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NormanH

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NormanH last won the day on May 1

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  1. They are now also demanding the details of the SI... I sent a copy of that but they want the Attestation de Droits of the Sécu
  2. In my case I have a P60 issued by the Teacher's Pension Agency which shows both the gross and net figures. If you have something similar from the Military Pension you could try that. I gave the gross figure on my original declaration
  3. For the first time in 25 years I have been asked to prove that I have paid tax on my Teachers' pension. This is taxed at source in the UK but taken into account for the band in which my OAP (which IS taxable in France ) comes. Until now the Teachers' was simply entered on the 2047 and a carried across to 8TI on the 2042. I did the same this year and have had a phone call asking for proof that I have actually paid the tax, followed by a message in the secure messaging of les Impots asking the same thing. I have sent my p60 explaining that that is what we receive as proof
  4. This is a shortened version of an excellent article by an Australian oncologist: For my patients, life continues to unfold in all its enormity and mundanity. Parking is hard to find, specialists even harder. Tracking appointments is a full-time job. Absorbing good news and swallowing bad news – and having the stomach for both at every visit – demands equanimity. Then, beyond the heavy logistics, there is the sheer emotional fatigue of carrying a diagnosis that everyone feels entitled to weigh in on. The initial shock of a cancer diagnosis takes the wind out of everyone’s sails. What will I do now? Did I ignore the signs? What does my future hold? It doesn’t help that the usual narrative about cancer takes two forms: miracles and disasters. Either people defy the statistics or face an abject death. Of course, the truth lies in between: many cancer experiences have been transformed through modern medicine, agile technology and compassionate palliation. But surrounded by well-wishers, my patients describe feeling alone in the moment of discovery; they know that the weightiest implications will be theirs to negotiate in the silences between the noise. Unlike any other illness I can think of, cancer is a communal diagnosis. The flipside of a flood of sympathy is a tsunami of advice. Try this; eat that; go here; look there Ironically, some of society’s sickest patients face the greatest pressure to make the well among us feel better. So, while their public-facing side valorises positivity and “beating” cancer, inside they are scared and unsettled, as anyone would be. Cancer is synonymous with uncertainty; true success involves treating the body and mind. I rue how little we do of the latter. Patients explain that the way to help is to neither demand optimism nor let them drown in pessimism. Like so much in life, our response to those who have cancer requires moderation Whether treated, cured, palliated or somewhere in between, everyone wants human connection. Even the grumpy patients who scold us to “let me be” and especially the proud ones who insist they are “just fine”. There is a distinction between needing space and being alone – no one who is alone is truly fine.
  5. I have one of their cards which lets me have an account in Euros, Sterling or Dollars. It also has the very useful function that you can create a virtual card, use it for a transaction, then immediately freeze or delete it. It's useful with any site that you are not 100% sure of..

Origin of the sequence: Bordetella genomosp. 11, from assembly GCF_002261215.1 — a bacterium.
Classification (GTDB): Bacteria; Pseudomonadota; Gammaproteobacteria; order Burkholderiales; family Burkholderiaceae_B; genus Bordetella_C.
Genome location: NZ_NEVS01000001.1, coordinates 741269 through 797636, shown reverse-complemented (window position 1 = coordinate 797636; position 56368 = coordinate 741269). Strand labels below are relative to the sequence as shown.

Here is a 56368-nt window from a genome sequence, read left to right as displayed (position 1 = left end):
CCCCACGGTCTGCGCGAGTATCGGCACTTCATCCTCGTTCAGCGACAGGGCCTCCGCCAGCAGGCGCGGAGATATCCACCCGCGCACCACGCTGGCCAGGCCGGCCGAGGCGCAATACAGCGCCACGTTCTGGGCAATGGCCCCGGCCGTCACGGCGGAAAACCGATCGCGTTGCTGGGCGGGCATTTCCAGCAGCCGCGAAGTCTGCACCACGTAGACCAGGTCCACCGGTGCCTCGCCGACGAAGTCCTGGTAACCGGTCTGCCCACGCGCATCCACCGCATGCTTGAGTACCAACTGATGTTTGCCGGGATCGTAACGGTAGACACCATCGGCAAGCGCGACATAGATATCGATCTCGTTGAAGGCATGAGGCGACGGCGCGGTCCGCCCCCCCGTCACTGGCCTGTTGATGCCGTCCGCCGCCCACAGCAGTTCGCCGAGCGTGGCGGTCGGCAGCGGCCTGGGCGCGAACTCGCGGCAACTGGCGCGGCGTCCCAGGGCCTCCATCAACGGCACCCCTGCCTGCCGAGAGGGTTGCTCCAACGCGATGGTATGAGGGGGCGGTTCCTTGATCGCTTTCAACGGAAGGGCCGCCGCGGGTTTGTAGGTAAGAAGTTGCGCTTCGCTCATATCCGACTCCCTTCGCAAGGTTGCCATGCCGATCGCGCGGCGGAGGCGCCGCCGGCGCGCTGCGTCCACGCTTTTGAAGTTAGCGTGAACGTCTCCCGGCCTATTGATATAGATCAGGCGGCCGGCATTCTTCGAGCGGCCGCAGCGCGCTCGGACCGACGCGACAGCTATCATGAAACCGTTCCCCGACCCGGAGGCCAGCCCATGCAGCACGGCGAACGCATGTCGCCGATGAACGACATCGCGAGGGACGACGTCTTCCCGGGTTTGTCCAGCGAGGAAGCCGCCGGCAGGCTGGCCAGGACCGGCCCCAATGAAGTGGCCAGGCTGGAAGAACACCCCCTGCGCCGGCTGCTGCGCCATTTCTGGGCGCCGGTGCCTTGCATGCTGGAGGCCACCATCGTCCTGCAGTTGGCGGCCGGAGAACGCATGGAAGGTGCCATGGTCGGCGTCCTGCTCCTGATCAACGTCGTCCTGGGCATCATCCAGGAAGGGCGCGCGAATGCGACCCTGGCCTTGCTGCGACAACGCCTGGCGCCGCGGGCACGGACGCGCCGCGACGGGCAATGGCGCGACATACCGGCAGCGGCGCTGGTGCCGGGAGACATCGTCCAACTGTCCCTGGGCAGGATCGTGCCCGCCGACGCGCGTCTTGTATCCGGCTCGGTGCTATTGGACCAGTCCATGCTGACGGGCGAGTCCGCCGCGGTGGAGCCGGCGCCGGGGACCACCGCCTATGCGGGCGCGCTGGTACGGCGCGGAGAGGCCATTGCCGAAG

6. https://www.20minutes.fr/sante/4074786-20240206-sante-sait-piratages-geants-vol-donnees-millions-francais
  7. More generally I sympathise with ANYONE who has a cancer diagnosis. To quote John Donne "If a clod be washed away by the sea, Europe is the less. As well as if a promontory were. Each man's death diminishes me, For I am involved in mankind" .. .and the same can be said of illnesses such as Cancer. Would that the same concern as is being expressed at the State of the King's health, were given to his subjects.
  8. Thanks for that information. That is how it should be.
  9. I would hope so. You have a good point about the effect of the publicity. I had regular checks for both prostate and bowel cancer from the age of 50, and one after another they came up positive well before the symptoms were obvious, which meant that both could be caught early
  10. That would be a very good thing, but the fact that those who govern have access to private medicine means that pay only lip service to the NHS. The same applies to private education. Until the day (which I very much doubt will ever come) when those in power have to use the facilities that they provide for the plebs, or in King Charles's case his subjects, there is little incentive for improvement.
  11. Cancer is not necessarily a death sentence, nor is immediate as several of us are aware. My first diagnosis was in 2006..... I would imagine with the superb and constant medical attention that members of the Royal Family have that whatever it is it will have been spotted early.
  12. You could almost say that they had lost because if the Italian kicker had succeeded with the penalty which just swerved wide of the post at the end of the trajectory Italy would have won
  13. The rot set in when Tony Blair affected an accent to appear a 'man of the people' I don't watch UK TV very often but I certainly notice it when I see films.
  14. I do but knowing the level of your French I posted a link that even you might be able to understand a glimmering of ....and it was free...
  15. True but I reckon that more of the posters on here are over 65 than pregnant😇
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